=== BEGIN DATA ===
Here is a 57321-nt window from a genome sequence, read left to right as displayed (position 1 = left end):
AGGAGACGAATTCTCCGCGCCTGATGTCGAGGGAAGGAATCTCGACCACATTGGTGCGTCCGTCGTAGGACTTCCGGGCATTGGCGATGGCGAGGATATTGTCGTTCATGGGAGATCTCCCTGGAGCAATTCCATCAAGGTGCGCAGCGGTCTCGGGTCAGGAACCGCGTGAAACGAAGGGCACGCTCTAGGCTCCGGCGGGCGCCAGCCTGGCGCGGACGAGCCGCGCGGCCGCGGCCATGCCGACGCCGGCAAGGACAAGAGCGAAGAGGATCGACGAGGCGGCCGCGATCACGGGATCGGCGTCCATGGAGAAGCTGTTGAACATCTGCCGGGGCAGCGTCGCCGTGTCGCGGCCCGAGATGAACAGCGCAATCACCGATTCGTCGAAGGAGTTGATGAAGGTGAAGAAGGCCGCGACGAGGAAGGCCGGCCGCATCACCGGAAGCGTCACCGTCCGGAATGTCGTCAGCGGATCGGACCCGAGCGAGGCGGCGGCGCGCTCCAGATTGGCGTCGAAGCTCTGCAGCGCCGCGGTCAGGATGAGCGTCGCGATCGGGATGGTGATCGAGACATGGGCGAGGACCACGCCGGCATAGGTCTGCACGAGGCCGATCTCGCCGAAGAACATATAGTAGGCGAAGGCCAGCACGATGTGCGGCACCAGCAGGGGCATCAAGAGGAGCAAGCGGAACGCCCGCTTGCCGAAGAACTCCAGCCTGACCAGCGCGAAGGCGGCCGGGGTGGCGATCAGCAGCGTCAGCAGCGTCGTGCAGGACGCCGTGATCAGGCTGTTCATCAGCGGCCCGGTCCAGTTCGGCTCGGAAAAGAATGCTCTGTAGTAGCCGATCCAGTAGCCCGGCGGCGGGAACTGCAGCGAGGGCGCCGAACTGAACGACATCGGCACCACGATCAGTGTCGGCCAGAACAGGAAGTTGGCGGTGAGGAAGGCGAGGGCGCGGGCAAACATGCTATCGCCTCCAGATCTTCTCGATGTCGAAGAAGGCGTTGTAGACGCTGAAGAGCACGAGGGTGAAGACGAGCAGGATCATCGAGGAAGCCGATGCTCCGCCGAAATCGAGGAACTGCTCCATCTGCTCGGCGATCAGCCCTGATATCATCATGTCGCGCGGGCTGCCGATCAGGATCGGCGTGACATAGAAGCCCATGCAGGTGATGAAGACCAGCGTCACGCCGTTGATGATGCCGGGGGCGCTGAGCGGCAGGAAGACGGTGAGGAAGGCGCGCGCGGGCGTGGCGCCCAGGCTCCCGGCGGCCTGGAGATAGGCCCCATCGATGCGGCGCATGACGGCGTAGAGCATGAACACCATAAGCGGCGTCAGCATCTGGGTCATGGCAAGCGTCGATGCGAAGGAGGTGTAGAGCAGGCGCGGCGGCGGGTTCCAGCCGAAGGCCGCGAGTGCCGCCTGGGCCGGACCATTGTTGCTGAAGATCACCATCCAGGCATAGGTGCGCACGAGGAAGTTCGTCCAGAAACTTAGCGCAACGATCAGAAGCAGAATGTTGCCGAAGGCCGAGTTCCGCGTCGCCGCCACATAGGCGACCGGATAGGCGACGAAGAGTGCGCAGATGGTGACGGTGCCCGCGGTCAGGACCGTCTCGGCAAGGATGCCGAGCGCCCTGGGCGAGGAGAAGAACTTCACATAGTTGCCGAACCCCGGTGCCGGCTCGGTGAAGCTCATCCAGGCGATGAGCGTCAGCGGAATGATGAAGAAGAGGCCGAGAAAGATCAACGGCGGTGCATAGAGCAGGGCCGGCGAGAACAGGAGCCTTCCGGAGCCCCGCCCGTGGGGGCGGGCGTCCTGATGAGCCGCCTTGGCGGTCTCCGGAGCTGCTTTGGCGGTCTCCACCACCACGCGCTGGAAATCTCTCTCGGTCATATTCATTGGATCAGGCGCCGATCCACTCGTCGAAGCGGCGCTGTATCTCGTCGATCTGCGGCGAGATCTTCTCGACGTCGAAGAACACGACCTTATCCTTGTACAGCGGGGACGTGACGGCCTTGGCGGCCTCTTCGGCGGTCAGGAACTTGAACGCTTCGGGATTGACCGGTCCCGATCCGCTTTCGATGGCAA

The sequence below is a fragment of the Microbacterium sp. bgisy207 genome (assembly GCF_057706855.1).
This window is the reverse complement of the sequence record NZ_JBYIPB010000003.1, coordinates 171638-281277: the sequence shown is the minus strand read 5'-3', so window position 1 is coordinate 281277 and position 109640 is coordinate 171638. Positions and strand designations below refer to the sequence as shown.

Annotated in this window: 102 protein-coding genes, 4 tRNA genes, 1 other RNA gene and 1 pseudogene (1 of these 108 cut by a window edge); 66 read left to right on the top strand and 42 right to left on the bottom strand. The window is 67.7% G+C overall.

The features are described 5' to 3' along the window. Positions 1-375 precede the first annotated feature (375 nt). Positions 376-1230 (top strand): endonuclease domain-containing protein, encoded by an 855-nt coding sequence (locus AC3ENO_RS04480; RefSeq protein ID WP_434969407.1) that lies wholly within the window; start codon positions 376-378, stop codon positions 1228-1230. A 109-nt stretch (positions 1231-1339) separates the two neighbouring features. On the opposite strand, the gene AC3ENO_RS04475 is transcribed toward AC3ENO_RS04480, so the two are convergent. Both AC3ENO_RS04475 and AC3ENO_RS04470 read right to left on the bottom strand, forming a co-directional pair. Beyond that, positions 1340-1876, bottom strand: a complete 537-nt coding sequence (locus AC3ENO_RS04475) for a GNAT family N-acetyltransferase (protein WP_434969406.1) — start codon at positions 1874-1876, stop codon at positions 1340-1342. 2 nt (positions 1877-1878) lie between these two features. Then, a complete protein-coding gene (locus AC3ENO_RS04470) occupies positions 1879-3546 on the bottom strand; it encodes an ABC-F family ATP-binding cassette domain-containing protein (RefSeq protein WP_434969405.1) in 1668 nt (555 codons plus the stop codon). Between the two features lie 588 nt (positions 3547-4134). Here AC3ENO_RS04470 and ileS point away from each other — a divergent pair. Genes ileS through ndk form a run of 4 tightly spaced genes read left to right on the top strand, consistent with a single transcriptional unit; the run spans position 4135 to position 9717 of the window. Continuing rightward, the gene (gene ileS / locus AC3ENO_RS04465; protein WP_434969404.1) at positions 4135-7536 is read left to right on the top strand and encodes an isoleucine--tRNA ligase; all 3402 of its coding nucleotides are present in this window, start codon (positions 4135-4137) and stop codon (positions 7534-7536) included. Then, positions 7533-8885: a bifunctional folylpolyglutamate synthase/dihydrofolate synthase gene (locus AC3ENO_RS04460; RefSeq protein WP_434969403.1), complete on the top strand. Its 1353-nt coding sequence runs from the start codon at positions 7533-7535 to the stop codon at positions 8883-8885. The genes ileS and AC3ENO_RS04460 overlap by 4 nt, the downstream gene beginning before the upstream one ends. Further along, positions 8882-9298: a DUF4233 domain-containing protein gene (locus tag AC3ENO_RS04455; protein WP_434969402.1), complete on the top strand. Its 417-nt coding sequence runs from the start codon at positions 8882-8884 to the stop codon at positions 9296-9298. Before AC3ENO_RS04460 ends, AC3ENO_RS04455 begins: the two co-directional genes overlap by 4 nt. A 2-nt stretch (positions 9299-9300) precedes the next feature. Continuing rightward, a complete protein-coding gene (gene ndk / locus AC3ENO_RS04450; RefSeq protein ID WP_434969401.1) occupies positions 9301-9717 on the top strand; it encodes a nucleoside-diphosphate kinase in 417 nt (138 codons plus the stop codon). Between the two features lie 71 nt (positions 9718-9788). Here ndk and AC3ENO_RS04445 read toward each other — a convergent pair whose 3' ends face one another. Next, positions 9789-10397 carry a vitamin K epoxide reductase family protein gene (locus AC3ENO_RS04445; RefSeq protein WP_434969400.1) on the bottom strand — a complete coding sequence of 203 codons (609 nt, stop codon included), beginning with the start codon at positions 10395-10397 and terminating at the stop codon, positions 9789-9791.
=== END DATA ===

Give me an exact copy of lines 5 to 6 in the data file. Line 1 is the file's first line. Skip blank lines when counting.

Annotated in this window: 102 protein-coding genes, 4 tRNA genes, 1 other RNA gene and 1 pseudogene (1 of these 108 cut by a window edge); 66 read left to right on the top strand and 42 right to left on the bottom strand. The window is 67.7% G+C overall.

The features are described 5' to 3' along the window. Positions 1-375 precede the first annotated feature (375 nt). Positions 376-1230 (top strand): endonuclease domain-containing protein, encoded by an 855-nt coding sequence (locus AC3ENO_RS04480; RefSeq protein ID WP_434969407.1) that lies wholly within the window; start codon positions 376-378, stop codon positions 1228-1230. A 109-nt stretch (positions 1231-1339) separates the two neighbouring features. On the opposite strand, the gene AC3ENO_RS04475 is transcribed toward AC3ENO_RS04480, so the two are convergent. Both AC3ENO_RS04475 and AC3ENO_RS04470 read right to left on the bottom strand, forming a co-directional pair. Beyond that, positions 1340-1876, bottom strand: a complete 537-nt coding sequence (locus AC3ENO_RS04475) for a GNAT family N-acetyltransferase (protein WP_434969406.1) — start codon at positions 1874-1876, stop codon at positions 1340-1342. 2 nt (positions 1877-1878) lie between these two features. Then, a complete protein-coding gene (locus AC3ENO_RS04470) occupies positions 1879-3546 on the bottom strand; it encodes an ABC-F family ATP-binding cassette domain-containing protein (RefSeq protein WP_434969405.1) in 1668 nt (555 codons plus the stop codon). Between the two features lie 588 nt (positions 3547-4134). Here AC3ENO_RS04470 and ileS point away from each other — a divergent pair. Genes ileS through ndk form a run of 4 tightly spaced genes read left to right on the top strand, consistent with a single transcriptional unit; the run spans position 4135 to position 9717 of the window. Continuing rightward, the gene (gene ileS / locus AC3ENO_RS04465; protein WP_434969404.1) at positions 4135-7536 is read left to right on the top strand and encodes an isoleucine--tRNA ligase; all 3402 of its coding nucleotides are present in this window, start codon (positions 4135-4137) and stop codon (positions 7534-7536) included. Then, positions 7533-8885: a bifunctional folylpolyglutamate synthase/dihydrofolate synthase gene (locus AC3ENO_RS04460; RefSeq protein WP_434969403.1), complete on the top strand. Its 1353-nt coding sequence runs from the start codon at positions 7533-7535 to the stop codon at positions 8883-8885. The genes ileS and AC3ENO_RS04460 overlap by 4 nt, the downstream gene beginning before the upstream one ends. Further along, positions 8882-9298: a DUF4233 domain-containing protein gene (locus tag AC3ENO_RS04455; protein WP_434969402.1), complete on the top strand. Its 417-nt coding sequence runs from the start codon at positions 8882-8884 to the stop codon at positions 9296-9298. Before AC3ENO_RS04460 ends, AC3ENO_RS04455 begins: the two co-directional genes overlap by 4 nt. A 2-nt stretch (positions 9299-9300) precedes the next feature. Continuing rightward, a complete protein-coding gene (gene ndk / locus AC3ENO_RS04450; RefSeq protein ID WP_434969401.1) occupies positions 9301-9717 on the top strand; it encodes a nucleoside-diphosphate kinase in 417 nt (138 codons plus the stop codon). Between the two features lie 71 nt (positions 9718-9788). Here ndk and AC3ENO_RS04445 read toward each other — a convergent pair whose 3' ends face one another. Next, positions 9789-10397 carry a vitamin K epoxide reductase family protein gene (locus AC3ENO_RS04445; RefSeq protein WP_434969400.1) on the bottom strand — a complete coding sequence of 203 codons (609 nt, stop codon included), beginning with the start codon at positions 10395-10397 and terminating at the stop codon, positions 9789-9791.